Asserts That It Is Not a Way to Evade Reality

VATICAN CITY, MARCH 4, 2007 (Zenit.org).- Prayer is "a question of life or death," as our relationship of love with God depends on it, says Benedict XVI.

Addressing the crowds gathered today in St. Peter's Square to recite the midday Angelus, the Pope drew this lesson from the day's liturgy, which recounted the transfiguration of Jesus.

The Holy Father explained that "prayer is not something accessory, it is not 'optional,' but rather a question of life or death."

"Only one who prays, that is, who entrusts himself to God with filial love, can enter into eternal life, which is God himself," added the Pontiff, who on Saturday finished a weeklong spiritual retreat.

Benedict XVI spoke of the moment when Jesus went up the mountain to pray together with Peter, James and John: "For the three apostles, to go up the mountain meant to be involved in Jesus' prayer, who often withdrew to pray, especially at dawn or after sundown, and sometimes during the whole night.

"However, on that occasion alone, on the mountain, he wished to manifest to his friends the interior light that invaded him when he prayed … his countenance was altered and his raiment became dazzling, reflecting the splendor of the divine person of the Incarnate Word."

In history

The Pope took Christ's conversation with Moses and Elijah to represent his dedication to the mission the Father had given him.

"In his intimate dialogue with his Father, he does not leave history, he does not flee from the mission for which he came into the world, though he knows that to attain glory he will have to go through the cross," Benedict XVI said.

He continued: "What is more, Christ enters this mission more profoundly, adhering with all his being to the will of the Father, and he shows us that true prayer consists precisely in uniting our will to the Father's.

"Therefore, for a Christian to pray is not to evade reality and the responsibilities it entails, but to assume them to the end, trusting in the faithful and inexhaustible love of the Lord."

Benedict XVI concluded by inviting believers during Lent to pray to Mary, "teacher of the spiritual life, to teach us to pray as her Son did so that our life is transformed by the light of his presence."

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Teachings of Christ

“Blessed are those who hunger and thirst for righteousness, for they shall be satisfied." (Matthew 5:6 ESV)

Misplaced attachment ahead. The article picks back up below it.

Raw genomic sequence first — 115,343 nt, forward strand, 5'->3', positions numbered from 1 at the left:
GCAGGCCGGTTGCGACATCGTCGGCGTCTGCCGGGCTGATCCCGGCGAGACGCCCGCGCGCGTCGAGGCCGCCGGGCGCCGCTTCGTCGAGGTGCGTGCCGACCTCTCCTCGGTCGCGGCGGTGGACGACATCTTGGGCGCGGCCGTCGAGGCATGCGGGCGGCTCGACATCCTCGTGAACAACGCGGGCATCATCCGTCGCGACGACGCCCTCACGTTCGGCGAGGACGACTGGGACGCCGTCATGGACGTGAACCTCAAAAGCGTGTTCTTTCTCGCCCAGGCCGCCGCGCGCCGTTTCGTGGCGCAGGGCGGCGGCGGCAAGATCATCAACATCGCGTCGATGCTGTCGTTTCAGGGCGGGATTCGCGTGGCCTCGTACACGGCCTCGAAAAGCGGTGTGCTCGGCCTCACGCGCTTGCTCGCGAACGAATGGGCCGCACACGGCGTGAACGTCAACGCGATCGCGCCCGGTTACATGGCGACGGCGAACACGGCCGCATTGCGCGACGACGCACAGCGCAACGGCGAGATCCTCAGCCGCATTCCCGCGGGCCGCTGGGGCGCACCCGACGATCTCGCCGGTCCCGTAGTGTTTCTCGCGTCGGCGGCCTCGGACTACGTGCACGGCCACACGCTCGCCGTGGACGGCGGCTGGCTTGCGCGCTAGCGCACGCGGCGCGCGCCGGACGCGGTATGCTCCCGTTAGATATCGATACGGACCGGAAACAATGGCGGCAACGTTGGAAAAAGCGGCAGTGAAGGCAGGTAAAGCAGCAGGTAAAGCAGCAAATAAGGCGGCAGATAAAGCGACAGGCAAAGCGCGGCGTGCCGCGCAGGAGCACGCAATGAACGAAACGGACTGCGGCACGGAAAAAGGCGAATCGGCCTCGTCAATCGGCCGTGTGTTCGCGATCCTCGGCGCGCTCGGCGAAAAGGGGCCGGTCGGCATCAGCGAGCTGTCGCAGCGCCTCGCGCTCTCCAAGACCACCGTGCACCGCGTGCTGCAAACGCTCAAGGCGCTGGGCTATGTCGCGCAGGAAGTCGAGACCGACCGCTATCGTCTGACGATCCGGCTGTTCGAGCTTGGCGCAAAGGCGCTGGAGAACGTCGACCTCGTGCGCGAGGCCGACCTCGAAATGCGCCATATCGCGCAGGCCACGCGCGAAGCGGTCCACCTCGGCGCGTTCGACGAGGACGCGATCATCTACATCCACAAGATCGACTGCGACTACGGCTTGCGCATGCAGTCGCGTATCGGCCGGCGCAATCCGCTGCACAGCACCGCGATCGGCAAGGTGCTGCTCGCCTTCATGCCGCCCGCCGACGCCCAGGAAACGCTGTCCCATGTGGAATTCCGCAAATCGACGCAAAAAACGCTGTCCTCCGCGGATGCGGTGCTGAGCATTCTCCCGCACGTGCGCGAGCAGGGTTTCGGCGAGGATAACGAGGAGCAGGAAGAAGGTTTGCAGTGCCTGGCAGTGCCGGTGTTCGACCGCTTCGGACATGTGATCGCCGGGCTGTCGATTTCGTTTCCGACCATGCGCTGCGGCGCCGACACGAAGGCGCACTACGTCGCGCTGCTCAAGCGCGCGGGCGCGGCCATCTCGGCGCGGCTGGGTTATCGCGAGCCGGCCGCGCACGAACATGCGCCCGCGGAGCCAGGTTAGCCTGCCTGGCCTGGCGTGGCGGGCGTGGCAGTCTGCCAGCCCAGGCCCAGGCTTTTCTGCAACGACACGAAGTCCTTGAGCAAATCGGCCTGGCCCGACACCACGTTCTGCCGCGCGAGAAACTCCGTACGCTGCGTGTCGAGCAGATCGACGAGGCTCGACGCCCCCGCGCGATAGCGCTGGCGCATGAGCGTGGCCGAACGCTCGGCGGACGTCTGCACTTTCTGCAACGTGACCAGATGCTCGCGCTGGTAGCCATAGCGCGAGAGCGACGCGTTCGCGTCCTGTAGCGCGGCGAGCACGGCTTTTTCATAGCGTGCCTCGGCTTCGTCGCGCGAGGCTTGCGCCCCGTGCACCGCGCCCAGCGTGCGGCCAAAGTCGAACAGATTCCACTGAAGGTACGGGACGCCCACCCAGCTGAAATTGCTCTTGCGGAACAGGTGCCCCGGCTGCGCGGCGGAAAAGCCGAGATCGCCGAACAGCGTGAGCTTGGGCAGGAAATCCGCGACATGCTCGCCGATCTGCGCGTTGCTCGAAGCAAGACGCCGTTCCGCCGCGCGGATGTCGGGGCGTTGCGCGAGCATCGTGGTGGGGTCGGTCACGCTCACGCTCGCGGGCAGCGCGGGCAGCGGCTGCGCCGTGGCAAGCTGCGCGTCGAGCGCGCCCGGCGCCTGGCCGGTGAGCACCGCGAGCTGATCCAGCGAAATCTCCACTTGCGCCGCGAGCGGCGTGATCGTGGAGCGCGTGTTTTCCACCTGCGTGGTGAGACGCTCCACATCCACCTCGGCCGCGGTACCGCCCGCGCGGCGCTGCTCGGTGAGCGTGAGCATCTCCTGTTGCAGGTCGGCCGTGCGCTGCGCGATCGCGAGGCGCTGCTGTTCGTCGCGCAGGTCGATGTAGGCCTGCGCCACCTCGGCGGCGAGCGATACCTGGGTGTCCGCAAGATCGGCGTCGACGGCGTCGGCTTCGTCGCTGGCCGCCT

Protection of the Mother of God

Protected by your coming, O Mother of God, * the faithful people celebrate today with splendor, * and, gazing at your most pure image, * we say with compunction: * "Shield us with your precious veil * and deliver us from all evil * imploring your Son, Christ our God, to save our souls.” (Troparion - Tone 4)

Glory to the Father, and to the Son, and to the Holy Spirit, now and ever, and to the ages of ages. Amen.

Today the Virgin stands forth in the Church, * and with the choirs of saints she invisibly prays to God for us. * The Angels worship with the hierarchs, * and the apostles exult with the prophets, * because, in our behalf, the Mother of God entreats the pre-eternal God. (Kontakion - Tone 3)

The Church celebrates the Feast of the Protection of the Mother of God on October 1st.

Random Proverb

"My son, do not despise the Lord's discipline or be weary of his reproof, for the Lord reproves him whom he loves, as a father the son in whom he delights." (Proverbs 3:11,12 ESV)

Pray Without Ceasing

Lord Jesus Christ, Son of God, have mercy on me, a sinner.

Wisdom from the Church Fathers

Christ is Risen! 
O the marvel! the forbearance! the immeasurable meekness! 
The Untouched is felt; the Master is held by a servant, 
And He reveals His wounds to one of His inner circle. 
Seeing these wounds, the whole Creation was shaken at the time. 
Thomas, when he was considered worthy of such gifts, 
Lifted up a prayer to the One Who deemed him worthy, 
Saying, "Bear my rashness with patience, 
Have pity on my unworthiness and lighten the burden 
Of my lack of faith, so that I may sing and cry, 
`Thou art our Lord and God.'" 


Kontakia of Romanos, V. 1, On Doubting Thomas